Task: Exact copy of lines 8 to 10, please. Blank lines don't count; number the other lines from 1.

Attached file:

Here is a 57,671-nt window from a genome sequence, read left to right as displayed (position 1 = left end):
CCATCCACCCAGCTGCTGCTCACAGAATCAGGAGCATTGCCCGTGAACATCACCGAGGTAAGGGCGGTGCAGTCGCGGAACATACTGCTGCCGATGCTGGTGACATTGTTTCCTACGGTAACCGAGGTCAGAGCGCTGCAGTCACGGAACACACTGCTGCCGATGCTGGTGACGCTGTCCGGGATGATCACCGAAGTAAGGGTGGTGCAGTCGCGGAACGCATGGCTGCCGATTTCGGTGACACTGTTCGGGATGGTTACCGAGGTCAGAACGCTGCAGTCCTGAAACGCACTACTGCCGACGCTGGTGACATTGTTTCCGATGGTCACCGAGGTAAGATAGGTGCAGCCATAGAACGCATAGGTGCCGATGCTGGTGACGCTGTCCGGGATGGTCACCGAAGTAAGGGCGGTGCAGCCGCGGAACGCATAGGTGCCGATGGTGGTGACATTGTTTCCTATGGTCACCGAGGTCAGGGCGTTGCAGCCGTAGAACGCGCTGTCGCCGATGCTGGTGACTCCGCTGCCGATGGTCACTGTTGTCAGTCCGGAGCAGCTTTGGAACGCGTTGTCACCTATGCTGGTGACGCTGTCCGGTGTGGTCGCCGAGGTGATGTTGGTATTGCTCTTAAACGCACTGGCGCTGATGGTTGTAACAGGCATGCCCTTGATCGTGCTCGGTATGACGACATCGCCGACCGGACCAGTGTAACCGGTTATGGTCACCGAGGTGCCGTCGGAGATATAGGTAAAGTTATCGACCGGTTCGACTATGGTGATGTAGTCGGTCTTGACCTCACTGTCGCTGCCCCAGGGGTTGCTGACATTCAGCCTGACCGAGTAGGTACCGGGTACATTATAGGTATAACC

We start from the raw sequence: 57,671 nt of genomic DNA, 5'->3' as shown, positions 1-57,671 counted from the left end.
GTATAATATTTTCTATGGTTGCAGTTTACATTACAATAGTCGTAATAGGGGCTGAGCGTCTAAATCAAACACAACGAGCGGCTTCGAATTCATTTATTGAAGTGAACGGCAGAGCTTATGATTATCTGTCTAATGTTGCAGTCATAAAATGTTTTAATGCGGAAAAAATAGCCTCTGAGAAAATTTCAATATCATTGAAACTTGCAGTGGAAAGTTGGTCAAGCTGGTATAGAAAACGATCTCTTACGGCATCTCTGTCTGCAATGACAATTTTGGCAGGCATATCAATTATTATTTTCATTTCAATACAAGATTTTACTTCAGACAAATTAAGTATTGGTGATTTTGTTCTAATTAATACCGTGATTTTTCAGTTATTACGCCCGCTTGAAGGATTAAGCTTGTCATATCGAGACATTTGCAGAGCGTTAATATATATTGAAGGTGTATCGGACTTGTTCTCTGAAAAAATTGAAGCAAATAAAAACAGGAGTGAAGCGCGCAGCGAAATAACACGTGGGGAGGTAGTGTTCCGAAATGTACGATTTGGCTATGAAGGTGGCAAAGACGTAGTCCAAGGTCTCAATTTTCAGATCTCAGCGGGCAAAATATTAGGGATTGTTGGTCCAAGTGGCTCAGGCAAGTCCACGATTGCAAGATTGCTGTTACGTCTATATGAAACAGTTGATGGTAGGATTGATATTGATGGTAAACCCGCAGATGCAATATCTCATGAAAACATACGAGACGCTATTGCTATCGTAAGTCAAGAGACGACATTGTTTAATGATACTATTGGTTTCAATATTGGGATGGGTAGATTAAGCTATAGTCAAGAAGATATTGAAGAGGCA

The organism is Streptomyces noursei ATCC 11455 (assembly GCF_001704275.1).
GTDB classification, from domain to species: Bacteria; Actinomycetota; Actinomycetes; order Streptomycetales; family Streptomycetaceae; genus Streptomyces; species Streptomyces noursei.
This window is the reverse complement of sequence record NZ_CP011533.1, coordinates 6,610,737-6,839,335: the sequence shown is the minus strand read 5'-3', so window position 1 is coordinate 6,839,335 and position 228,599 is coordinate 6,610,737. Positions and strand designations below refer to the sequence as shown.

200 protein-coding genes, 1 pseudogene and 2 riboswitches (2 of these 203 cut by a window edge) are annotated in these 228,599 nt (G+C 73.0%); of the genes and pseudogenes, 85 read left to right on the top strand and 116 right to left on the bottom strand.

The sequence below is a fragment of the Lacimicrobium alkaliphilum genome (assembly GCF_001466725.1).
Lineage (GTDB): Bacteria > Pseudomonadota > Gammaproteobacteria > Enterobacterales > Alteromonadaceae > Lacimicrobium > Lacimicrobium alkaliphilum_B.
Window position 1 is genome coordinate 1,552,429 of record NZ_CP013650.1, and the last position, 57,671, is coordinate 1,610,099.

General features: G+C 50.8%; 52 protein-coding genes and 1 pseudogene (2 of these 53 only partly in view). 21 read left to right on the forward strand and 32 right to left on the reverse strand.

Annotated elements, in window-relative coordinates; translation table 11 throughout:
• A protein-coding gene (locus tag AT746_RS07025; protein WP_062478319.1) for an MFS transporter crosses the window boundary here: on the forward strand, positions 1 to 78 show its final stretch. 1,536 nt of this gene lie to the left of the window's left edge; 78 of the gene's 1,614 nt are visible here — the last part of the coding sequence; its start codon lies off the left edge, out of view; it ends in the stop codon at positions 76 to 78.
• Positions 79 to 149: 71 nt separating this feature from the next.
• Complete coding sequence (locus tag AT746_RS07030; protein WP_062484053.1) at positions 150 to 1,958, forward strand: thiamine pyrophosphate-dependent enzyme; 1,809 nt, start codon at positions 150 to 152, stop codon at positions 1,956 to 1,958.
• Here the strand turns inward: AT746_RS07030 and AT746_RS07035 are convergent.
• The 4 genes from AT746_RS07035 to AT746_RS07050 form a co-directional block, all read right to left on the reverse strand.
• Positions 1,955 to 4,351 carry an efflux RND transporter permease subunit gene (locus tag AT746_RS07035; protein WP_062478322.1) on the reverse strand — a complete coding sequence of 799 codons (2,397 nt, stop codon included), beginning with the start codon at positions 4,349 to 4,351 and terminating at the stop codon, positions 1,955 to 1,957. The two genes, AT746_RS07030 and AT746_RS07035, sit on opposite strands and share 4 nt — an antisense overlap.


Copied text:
200 protein-coding genes, 1 pseudogene and 2 riboswitches (2 of these 203 cut by a window edge) are annotated in these 228,599 nt (G+C 73.0%); of the genes and pseudogenes, 85 read left to right on the top strand and 116 right to left on the bottom strand.

The sequence below is a fragment of the Lacimicrobium alkaliphilum genome (assembly GCF_001466725.1).
Lineage (GTDB): Bacteria > Pseudomonadota > Gammaproteobacteria > Enterobacterales > Alteromonadaceae > Lacimicrobium > Lacimicrobium alkaliphilum_B.